December 2010, Vol. 133, No. 12
A race to the bottom
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A race to the bottom
NAFTA and Labor in North America. By Norman Caulfield, Champaign, IL, University of Illinois Press, 2010, 264 pp., $70/cloth; $25/paperback.
With a recession having just ended in March 1991 and its effects still fresh in the minds of the voters, the state of the economy became the primary focus of the United States presidential election of 1992. One particularly contentious issue was whether the proposed North American Free Trade Agreement (NAFTA) would prove to be beneficial or detrimental to the working class citizens of the United States. In what must be considered the single most famous quote associated with the NAFTA debate, Ross Perot warned that, if NAFTA were ratified, “there will be a giant sucking sound going south” as U.S. industries head across the Mexican border in search of cheap labor. Nearly 20 years later, the question naturally arises: Did Perot’s prediction turn out to be true?
While it is not the purpose of Norman Caulfield’s book to answer this specific question, NAFTA and Labor in North American nevertheless sheds light on this issue in the course of articulating a broader narrative. Two other qualifications deserve mention. In reference to the book’s title, the scope of the work encompasses economic forces that are more general than those associated with NAFTA alone. Furthermore, the book is largely concerned with only a subset of the total labor force rather than its entirety. The content of the book is, therefore, more accurately described as a characterization of the effects of globalization upon organized labor in North America. And as Caulfield argues, these effects have been negative.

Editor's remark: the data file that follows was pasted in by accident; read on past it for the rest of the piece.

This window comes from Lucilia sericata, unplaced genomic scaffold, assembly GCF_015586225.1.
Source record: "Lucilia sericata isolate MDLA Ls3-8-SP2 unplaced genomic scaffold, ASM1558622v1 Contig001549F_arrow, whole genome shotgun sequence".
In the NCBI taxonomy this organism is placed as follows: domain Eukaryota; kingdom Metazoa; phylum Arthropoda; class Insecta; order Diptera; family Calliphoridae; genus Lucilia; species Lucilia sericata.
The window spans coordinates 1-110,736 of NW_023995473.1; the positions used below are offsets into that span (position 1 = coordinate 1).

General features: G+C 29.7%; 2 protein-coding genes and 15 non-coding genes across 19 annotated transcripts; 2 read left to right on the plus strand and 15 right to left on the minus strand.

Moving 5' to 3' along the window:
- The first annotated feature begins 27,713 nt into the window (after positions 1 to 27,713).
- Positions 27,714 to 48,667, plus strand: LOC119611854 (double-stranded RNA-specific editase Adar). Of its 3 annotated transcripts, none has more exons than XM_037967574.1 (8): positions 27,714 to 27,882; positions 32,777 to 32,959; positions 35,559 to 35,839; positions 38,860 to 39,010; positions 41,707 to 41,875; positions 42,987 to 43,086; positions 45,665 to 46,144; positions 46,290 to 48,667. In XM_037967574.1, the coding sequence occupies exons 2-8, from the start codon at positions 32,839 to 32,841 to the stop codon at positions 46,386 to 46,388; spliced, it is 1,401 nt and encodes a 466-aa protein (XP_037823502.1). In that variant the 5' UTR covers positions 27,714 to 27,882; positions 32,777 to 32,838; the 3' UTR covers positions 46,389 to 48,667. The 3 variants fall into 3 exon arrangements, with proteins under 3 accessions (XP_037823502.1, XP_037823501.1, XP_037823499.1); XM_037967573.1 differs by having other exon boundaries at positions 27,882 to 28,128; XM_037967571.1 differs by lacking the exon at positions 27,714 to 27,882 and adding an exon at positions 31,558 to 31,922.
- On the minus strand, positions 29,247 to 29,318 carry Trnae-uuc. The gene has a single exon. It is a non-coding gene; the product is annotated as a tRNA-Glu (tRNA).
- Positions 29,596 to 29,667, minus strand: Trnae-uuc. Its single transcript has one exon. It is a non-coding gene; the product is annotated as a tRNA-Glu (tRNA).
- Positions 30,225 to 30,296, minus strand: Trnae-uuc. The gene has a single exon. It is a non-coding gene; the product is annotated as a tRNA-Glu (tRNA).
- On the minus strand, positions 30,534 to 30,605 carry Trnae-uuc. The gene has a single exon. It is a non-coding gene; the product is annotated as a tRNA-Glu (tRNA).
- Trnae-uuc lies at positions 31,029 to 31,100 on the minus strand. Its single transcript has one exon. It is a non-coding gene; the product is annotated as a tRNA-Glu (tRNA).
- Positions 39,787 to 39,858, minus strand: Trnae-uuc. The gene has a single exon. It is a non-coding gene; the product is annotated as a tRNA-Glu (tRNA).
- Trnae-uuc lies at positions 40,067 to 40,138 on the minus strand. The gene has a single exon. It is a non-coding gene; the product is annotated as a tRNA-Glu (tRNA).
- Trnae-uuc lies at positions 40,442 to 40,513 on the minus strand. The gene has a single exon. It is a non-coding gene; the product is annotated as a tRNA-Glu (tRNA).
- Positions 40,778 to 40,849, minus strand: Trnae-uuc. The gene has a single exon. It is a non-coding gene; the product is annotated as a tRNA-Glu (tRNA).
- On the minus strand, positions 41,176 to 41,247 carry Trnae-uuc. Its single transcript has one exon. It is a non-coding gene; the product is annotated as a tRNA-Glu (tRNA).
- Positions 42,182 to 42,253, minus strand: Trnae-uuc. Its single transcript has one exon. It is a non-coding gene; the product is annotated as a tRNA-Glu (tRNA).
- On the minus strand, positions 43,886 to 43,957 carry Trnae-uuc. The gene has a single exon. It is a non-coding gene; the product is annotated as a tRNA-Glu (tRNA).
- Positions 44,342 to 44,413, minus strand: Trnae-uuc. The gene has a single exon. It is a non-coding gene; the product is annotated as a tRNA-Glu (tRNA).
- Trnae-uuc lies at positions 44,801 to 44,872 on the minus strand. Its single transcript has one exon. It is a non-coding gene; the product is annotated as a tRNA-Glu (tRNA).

The book begins with a historical overview of the rise of organized labor in North America from 1850 to 1970. Out of tumultuous beginnings, the first few decades of the 20th century saw unions grow rapidly and win important political and legal victories. Notwithstanding the occasional setbacks unions suffered throughout the 1920s and 1930s, the decades immediately following World War II would represent a “golden age” for organized labor and the economies of North America as well. By the mid-1950s, union density in Canada and the U.S. would climb to one-third of non-agricultural employment. Unions in Mexico also experienced gains in terms of greater representation in political and economic matters during this period.
According to Caulfield, this period of prosperity was made possible because international trade was insignificant, implying that production and economic policies were directed predominantly toward the domestic economy. Under the conditions of limited foreign competition and strong economic growth, unions were in an advantageous position to bargain for higher wages and benefits and better working conditions. The recessions, declining profits, and increased foreign competition of the 1970s would transform the political and economic landscape to the detriment of unions. In the 1980s, the three North American countries elected conservative, market-oriented political leaders all of whom sought to expand international trade, reduce social spending, and deregulate or privatize industry. Within this neoliberal framework, organized labor would suffer declines in compensation, working conditions, and workers’ rights.